Sixty-three years and eight wars later, Divan and Balosher-Orovan have seen enough to know that for all the surf breaks, the palms and the coffee, the conflict is never truly done, never far away; that it shadows the good life like the soldier — in civilian clothes but with an M-16 slung across the back — who trails schoolchildren chattering down the sidewalk on a field trip. When Divan moved to Ashdod eight months ago, her first question to prospective landlords was always, Does this apartment have a bomb shelter?
"I'm on vacation," says Balosher-Orovan with a determined look. "Part of my vacation is not to listen to the news every half-hour."
But she knows — as many Israelis affect not to know — that the news matters. New talks? Experience offers small hope, the women say. But if the sides are talking, they're not fighting. And thinking of her old neighbors, Balosher-Orovan still believes that people will naturally get along if their leaders allow it. So they are paying close attention and insist that anyone who claims otherwise is telling a tale.
"You have a son in the army, and your sister's son is in the army. You're involved!" Divan says. Ignore the peace talks? "It's impossible. You can't do it. You'd have to live in a bubble."
Read more:
Zionism vs. Peace in the Middle East
The Age to Come: 'The Kingdom Age' vs. 'The Eternal Age'
In the Age to Come, We Shall Have Eternal Life

* * * * * * *
He that hath an ear, let him hear what the Spirit saith unto the churches;
To him that overcometh will I give to eat of the tree of life, which is in the midst of the paradise of God.
And unto the angel of the church in Smyrna write;
These things saith the First and the Last, which was dead, and is alive;

I know thy works, and tribulation, and poverty, (but thou art rich)
And I know the blasphemy of them which say they are Jews, and are not, but are the synagogue of Satan.
Fear none of those things which thou shalt suffer:
Behold, the devil shall cast some of you into prison, that ye may be tried;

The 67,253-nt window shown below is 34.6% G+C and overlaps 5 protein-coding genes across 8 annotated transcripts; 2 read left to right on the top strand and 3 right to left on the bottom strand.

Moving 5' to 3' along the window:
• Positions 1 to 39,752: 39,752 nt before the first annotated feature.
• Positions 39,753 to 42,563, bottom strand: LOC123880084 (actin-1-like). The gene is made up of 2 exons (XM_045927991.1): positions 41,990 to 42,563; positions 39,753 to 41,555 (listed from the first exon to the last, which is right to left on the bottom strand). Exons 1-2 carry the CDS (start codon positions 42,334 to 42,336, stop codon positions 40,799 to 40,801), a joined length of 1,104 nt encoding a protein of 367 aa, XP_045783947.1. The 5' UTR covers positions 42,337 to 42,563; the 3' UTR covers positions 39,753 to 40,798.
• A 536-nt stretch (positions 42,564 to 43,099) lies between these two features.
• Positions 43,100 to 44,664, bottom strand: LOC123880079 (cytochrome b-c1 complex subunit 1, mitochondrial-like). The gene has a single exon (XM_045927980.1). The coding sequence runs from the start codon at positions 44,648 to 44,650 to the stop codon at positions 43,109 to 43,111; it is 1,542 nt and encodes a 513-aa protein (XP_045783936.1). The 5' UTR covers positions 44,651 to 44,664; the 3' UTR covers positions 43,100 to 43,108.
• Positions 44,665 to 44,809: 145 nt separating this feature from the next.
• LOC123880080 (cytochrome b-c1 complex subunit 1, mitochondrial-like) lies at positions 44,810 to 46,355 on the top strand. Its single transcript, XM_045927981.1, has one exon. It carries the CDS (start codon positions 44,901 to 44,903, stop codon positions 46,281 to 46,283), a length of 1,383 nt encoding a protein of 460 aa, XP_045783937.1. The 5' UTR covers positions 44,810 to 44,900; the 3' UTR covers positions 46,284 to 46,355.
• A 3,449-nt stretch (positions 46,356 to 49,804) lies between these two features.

And ye shall have tribulation ten days: be thou faithful unto death, and I will give thee a crown of life.
He that hath an ear, let him hear what the Spirit saith unto the churches;
He that overcometh shall not be hurt of the second death.
And to the angel of the church in Pergamos write;
These things saith He which hath the sharp sword with two edges;
I know thy works, and where thou dwellest, even where Satan's seat is:
And thou holdest fast my name, and hast not denied my faith,
Even in those days wherein Antipas was my faithful martyr, who was slain among you, where Satan dwelleth.
But I have a few things against thee,
Because thou hast there them that hold the doctrine of Balaam,
Who taught Balac to cast a stumblingblock before the children of Israel,
To eat things sacrificed unto idols, and to commit fornication.

So hast thou also them that hold the doctrine of the Nicolaitans, which thing I hate.
Repent; or else I will come unto thee quickly, and will fight against them with the sword of my mouth.
He that hath an ear, let him hear what the Spirit saith unto the churches;
To him that overcometh will I give to eat of the hidden manna, and will give him a white stone,
And in the stone a new name written, which no man knoweth saving he that receiveth it.
And unto the angel of the church in Thyatira write;
These things saith the Son of God,